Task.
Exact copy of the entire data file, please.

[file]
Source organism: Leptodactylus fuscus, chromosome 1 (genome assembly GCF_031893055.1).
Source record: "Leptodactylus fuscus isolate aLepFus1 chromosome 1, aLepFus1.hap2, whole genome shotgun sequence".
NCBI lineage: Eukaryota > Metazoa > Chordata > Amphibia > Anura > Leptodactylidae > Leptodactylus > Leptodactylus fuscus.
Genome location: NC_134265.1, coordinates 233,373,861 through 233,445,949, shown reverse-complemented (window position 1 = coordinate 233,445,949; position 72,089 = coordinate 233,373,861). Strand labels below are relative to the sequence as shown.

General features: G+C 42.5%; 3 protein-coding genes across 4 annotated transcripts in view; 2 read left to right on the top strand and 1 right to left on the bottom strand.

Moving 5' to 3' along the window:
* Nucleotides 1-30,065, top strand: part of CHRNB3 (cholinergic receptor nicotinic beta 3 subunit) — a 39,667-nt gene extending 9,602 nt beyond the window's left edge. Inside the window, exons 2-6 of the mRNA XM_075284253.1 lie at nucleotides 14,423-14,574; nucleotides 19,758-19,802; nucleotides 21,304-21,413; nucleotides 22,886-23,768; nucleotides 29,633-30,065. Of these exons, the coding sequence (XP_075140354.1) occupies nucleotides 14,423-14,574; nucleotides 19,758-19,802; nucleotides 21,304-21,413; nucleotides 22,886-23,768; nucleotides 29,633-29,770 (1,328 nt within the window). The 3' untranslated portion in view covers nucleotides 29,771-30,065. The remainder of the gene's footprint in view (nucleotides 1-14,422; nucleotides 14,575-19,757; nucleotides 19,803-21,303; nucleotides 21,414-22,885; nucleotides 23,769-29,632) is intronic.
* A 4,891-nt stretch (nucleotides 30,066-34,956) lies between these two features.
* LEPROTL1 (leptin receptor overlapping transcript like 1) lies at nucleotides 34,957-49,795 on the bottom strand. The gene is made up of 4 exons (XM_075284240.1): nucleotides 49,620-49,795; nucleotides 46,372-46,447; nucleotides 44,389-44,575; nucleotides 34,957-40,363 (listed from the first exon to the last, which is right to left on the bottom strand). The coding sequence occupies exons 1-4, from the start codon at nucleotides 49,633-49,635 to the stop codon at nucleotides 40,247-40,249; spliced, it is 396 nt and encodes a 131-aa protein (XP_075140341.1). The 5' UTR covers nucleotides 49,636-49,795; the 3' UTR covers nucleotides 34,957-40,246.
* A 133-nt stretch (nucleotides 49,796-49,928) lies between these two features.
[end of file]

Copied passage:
Source organism: Leptodactylus fuscus, chromosome 1 (genome assembly GCF_031893055.1).
Source record: "Leptodactylus fuscus isolate aLepFus1 chromosome 1, aLepFus1.hap2, whole genome shotgun sequence".
NCBI lineage: Eukaryota > Metazoa > Chordata > Amphibia > Anura > Leptodactylidae > Leptodactylus > Leptodactylus fuscus.
Genome location: NC_134265.1, coordinates 233,373,861 through 233,445,949, shown reverse-complemented (window position 1 = coordinate 233,445,949; position 72,089 = coordinate 233,373,861). Strand labels below are relative to the sequence as shown.

General features: G+C 42.5%; 3 protein-coding genes across 4 annotated transcripts in view; 2 read left to right on the top strand and 1 right to left on the bottom strand.

Moving 5' to 3' along the window:
* Nucleotides 1-30,065, top strand: part of CHRNB3 (cholinergic receptor nicotinic beta 3 subunit) — a 39,667-nt gene extending 9,602 nt beyond the window's left edge. Inside the window, exons 2-6 of the mRNA XM_075284253.1 lie at nucleotides 14,423-14,574; nucleotides 19,758-19,802; nucleotides 21,304-21,413; nucleotides 22,886-23,768; nucleotides 29,633-30,065. Of these exons, the coding sequence (XP_075140354.1) occupies nucleotides 14,423-14,574; nucleotides 19,758-19,802; nucleotides 21,304-21,413; nucleotides 22,886-23,768; nucleotides 29,633-29,770 (1,328 nt within the window). The 3' untranslated portion in view covers nucleotides 29,771-30,065. The remainder of the gene's footprint in view (nucleotides 1-14,422; nucleotides 14,575-19,757; nucleotides 19,803-21,303; nucleotides 21,414-22,885; nucleotides 23,769-29,632) is intronic.
* A 4,891-nt stretch (nucleotides 30,066-34,956) lies between these two features.
* LEPROTL1 (leptin receptor overlapping transcript like 1) lies at nucleotides 34,957-49,795 on the bottom strand. The gene is made up of 4 exons (XM_075284240.1): nucleotides 49,620-49,795; nucleotides 46,372-46,447; nucleotides 44,389-44,575; nucleotides 34,957-40,363 (listed from the first exon to the last, which is right to left on the bottom strand). The coding sequence occupies exons 1-4, from the start codon at nucleotides 49,633-49,635 to the stop codon at nucleotides 40,247-40,249; spliced, it is 396 nt and encodes a 131-aa protein (XP_075140341.1). The 5' UTR covers nucleotides 49,636-49,795; the 3' UTR covers nucleotides 34,957-40,246.
* A 133-nt stretch (nucleotides 49,796-49,928) lies between these two features.